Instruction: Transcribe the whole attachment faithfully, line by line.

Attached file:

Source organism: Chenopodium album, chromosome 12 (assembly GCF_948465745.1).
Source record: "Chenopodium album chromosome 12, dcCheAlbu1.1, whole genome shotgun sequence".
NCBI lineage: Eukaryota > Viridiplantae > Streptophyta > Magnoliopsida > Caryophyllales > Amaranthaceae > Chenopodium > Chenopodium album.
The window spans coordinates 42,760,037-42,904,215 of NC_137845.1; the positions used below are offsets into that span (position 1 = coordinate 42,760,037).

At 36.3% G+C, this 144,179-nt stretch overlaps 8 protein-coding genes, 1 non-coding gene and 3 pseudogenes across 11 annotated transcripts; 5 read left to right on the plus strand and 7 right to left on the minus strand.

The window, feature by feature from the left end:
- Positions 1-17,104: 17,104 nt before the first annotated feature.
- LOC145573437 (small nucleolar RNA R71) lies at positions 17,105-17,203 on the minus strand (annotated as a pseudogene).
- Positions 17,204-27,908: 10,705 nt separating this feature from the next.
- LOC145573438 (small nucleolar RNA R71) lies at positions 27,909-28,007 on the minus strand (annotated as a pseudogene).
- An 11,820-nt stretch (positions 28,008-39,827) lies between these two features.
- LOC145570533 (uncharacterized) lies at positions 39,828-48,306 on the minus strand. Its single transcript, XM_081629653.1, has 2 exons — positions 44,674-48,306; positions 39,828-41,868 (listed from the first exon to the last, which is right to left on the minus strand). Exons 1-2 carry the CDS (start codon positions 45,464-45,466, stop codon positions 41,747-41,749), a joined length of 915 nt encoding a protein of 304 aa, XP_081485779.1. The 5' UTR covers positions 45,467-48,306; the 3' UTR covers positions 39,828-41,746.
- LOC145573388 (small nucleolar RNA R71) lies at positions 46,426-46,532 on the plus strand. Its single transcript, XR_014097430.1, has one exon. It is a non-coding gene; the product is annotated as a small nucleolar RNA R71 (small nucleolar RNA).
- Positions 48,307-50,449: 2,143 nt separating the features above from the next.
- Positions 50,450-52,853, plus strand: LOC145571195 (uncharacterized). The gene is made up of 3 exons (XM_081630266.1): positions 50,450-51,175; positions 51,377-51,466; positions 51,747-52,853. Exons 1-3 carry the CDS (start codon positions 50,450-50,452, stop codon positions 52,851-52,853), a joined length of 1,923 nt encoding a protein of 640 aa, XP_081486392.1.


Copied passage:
Source organism: Chenopodium album, chromosome 12 (assembly GCF_948465745.1).
Source record: "Chenopodium album chromosome 12, dcCheAlbu1.1, whole genome shotgun sequence".
NCBI lineage: Eukaryota > Viridiplantae > Streptophyta > Magnoliopsida > Caryophyllales > Amaranthaceae > Chenopodium > Chenopodium album.
The window spans coordinates 42,760,037-42,904,215 of NC_137845.1; the positions used below are offsets into that span (position 1 = coordinate 42,760,037).

At 36.3% G+C, this 144,179-nt stretch overlaps 8 protein-coding genes, 1 non-coding gene and 3 pseudogenes across 11 annotated transcripts; 5 read left to right on the plus strand and 7 right to left on the minus strand.

The window, feature by feature from the left end:
- Positions 1-17,104: 17,104 nt before the first annotated feature.
- LOC145573437 (small nucleolar RNA R71) lies at positions 17,105-17,203 on the minus strand (annotated as a pseudogene).
- Positions 17,204-27,908: 10,705 nt separating this feature from the next.
- LOC145573438 (small nucleolar RNA R71) lies at positions 27,909-28,007 on the minus strand (annotated as a pseudogene).
- An 11,820-nt stretch (positions 28,008-39,827) lies between these two features.
- LOC145570533 (uncharacterized) lies at positions 39,828-48,306 on the minus strand. Its single transcript, XM_081629653.1, has 2 exons — positions 44,674-48,306; positions 39,828-41,868 (listed from the first exon to the last, which is right to left on the minus strand). Exons 1-2 carry the CDS (start codon positions 45,464-45,466, stop codon positions 41,747-41,749), a joined length of 915 nt encoding a protein of 304 aa, XP_081485779.1. The 5' UTR covers positions 45,467-48,306; the 3' UTR covers positions 39,828-41,746.
- LOC145573388 (small nucleolar RNA R71) lies at positions 46,426-46,532 on the plus strand. Its single transcript, XR_014097430.1, has one exon. It is a non-coding gene; the product is annotated as a small nucleolar RNA R71 (small nucleolar RNA).
- Positions 48,307-50,449: 2,143 nt separating the features above from the next.
- Positions 50,450-52,853, plus strand: LOC145571195 (uncharacterized). The gene is made up of 3 exons (XM_081630266.1): positions 50,450-51,175; positions 51,377-51,466; positions 51,747-52,853. Exons 1-3 carry the CDS (start codon positions 50,450-50,452, stop codon positions 52,851-52,853), a joined length of 1,923 nt encoding a protein of 640 aa, XP_081486392.1.